Survey of open educational resources among undergraduates in a state university in Nigeria

  • Magnus Osahon Igbinovia
  • Oluwatoyin Obinyan
  • Vincent Okumode
Keywords: Ambrose Alli University; Open Educational Resources (OERs); Awareness of OERs; Use of OERs; Undergraduates.

Abstract

The purpose of this study is to find out how well Ambrose Alli University, Ekpoma, undergraduates are aware of and utilise free educational materials. Consequently, four (4) study objectives were developed to address the amount of awareness, level of use, purpose, and challenges connected with students’ use of OERs. The study adopted a descriptive survey design for a target population of 8,501 undergraduates across three faculties (Arts, Education and Physical Sciences) in the university enrolled for the 2018/2019 academic session. The study employed Yamane (1967) sample size determination and stratified random sampling technique to arrive at a sample size of 250 undergraduates which was allocated proportionally across the three faculties. A structured questionnaire was used to elicit responses which were analysed using descriptive statistics of frequency, percentage, arithmetic mean and standard deviation. The result of the analysis revealed a low level of OERs awareness among the undergraduates. Also, the study showed a low level of use of OERs among the undergraduates. Majority of those who used OERs affirmed their purpose for use to be acquiring free and quality information resources and increase their knowledge in their area of study. Findings from the analysis also revealed that lack of awareness and lack of knowledge on how to use OERs were major challenges confronting the use of OERs among the undergraduates. The study conclusively noted that embracing the full potential of OERs pushes universities to critically reconsider their policies and strategies especially in the areas of awareness and use by undergraduates who are the key beneficiary of the open access initiative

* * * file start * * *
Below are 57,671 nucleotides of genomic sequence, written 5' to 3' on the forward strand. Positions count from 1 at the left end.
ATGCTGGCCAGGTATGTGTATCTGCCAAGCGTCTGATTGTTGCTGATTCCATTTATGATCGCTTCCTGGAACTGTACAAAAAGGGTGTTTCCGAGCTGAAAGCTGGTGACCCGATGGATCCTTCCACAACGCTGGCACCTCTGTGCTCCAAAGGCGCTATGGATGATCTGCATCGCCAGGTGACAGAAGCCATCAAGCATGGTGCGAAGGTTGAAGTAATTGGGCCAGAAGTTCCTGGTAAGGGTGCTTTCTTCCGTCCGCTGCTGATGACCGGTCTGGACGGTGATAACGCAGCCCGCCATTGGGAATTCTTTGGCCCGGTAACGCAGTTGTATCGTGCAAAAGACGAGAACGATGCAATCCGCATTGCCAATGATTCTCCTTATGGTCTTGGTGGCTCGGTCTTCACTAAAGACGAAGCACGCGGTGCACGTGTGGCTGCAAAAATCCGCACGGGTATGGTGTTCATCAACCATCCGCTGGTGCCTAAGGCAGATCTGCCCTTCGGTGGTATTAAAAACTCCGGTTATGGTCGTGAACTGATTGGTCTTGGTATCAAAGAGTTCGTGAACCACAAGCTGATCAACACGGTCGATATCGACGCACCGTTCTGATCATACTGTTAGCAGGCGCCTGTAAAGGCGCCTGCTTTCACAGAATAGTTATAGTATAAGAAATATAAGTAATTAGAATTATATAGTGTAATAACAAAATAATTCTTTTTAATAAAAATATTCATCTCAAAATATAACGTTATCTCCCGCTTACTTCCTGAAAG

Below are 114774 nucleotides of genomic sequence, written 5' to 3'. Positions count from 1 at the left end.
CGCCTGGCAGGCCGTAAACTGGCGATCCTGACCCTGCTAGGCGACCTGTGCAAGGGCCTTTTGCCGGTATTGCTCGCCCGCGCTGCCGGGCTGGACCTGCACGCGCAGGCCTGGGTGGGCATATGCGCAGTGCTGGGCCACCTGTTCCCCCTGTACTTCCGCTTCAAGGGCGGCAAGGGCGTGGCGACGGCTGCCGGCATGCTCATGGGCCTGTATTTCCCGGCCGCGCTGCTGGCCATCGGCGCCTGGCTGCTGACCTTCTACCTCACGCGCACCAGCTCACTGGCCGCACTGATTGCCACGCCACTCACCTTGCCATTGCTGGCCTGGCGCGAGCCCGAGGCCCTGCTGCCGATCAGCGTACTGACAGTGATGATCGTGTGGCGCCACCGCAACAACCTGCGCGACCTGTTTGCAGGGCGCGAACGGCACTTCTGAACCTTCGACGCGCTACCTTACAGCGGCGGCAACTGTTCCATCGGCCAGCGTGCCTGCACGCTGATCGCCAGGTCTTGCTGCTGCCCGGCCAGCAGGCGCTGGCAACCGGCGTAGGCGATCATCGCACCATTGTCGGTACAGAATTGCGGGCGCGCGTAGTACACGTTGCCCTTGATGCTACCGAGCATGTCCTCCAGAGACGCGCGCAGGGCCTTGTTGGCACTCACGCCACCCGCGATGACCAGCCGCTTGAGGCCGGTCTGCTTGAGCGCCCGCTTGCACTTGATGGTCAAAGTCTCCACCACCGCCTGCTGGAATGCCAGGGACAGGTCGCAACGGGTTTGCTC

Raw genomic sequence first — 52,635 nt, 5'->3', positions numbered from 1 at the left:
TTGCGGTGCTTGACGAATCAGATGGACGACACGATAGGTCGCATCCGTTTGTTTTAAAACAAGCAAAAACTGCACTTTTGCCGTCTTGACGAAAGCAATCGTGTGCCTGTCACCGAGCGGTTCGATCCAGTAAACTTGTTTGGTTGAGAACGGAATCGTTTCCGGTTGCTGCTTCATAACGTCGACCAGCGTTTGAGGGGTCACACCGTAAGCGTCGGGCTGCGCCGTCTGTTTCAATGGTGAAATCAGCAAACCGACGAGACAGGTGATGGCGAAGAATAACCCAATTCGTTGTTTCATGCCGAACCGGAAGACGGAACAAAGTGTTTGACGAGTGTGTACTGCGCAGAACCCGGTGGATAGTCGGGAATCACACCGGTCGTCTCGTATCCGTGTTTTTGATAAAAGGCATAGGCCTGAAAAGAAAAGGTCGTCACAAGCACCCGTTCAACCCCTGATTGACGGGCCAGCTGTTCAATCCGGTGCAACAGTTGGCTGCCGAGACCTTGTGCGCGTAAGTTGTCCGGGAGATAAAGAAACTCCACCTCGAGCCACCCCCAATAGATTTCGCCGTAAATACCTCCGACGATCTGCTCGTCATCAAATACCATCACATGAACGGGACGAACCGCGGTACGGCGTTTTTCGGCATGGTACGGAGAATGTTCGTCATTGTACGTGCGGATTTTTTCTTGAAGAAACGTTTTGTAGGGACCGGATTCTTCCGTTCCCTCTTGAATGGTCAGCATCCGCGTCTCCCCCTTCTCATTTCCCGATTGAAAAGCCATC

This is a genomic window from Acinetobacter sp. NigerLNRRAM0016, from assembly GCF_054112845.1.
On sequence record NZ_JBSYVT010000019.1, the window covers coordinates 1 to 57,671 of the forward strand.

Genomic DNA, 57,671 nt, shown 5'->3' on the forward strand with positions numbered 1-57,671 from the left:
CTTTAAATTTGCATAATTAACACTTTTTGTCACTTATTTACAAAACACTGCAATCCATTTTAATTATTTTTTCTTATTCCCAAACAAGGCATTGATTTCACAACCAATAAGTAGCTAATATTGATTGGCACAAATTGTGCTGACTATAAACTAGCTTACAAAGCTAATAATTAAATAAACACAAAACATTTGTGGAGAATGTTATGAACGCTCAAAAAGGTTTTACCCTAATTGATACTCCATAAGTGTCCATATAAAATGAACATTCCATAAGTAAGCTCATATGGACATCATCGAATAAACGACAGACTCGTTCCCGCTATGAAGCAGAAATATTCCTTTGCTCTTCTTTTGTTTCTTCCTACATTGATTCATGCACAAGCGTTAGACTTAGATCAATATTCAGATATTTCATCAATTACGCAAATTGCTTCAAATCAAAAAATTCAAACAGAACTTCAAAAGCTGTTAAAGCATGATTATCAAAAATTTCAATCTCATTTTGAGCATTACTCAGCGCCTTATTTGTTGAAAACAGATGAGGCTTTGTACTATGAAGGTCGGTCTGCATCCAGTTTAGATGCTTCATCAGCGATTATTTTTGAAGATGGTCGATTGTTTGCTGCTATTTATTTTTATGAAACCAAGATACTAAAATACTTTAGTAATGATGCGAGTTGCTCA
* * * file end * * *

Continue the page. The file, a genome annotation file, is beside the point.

Published
2022-09-12
Section
Articles

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eISSN: 0855-3033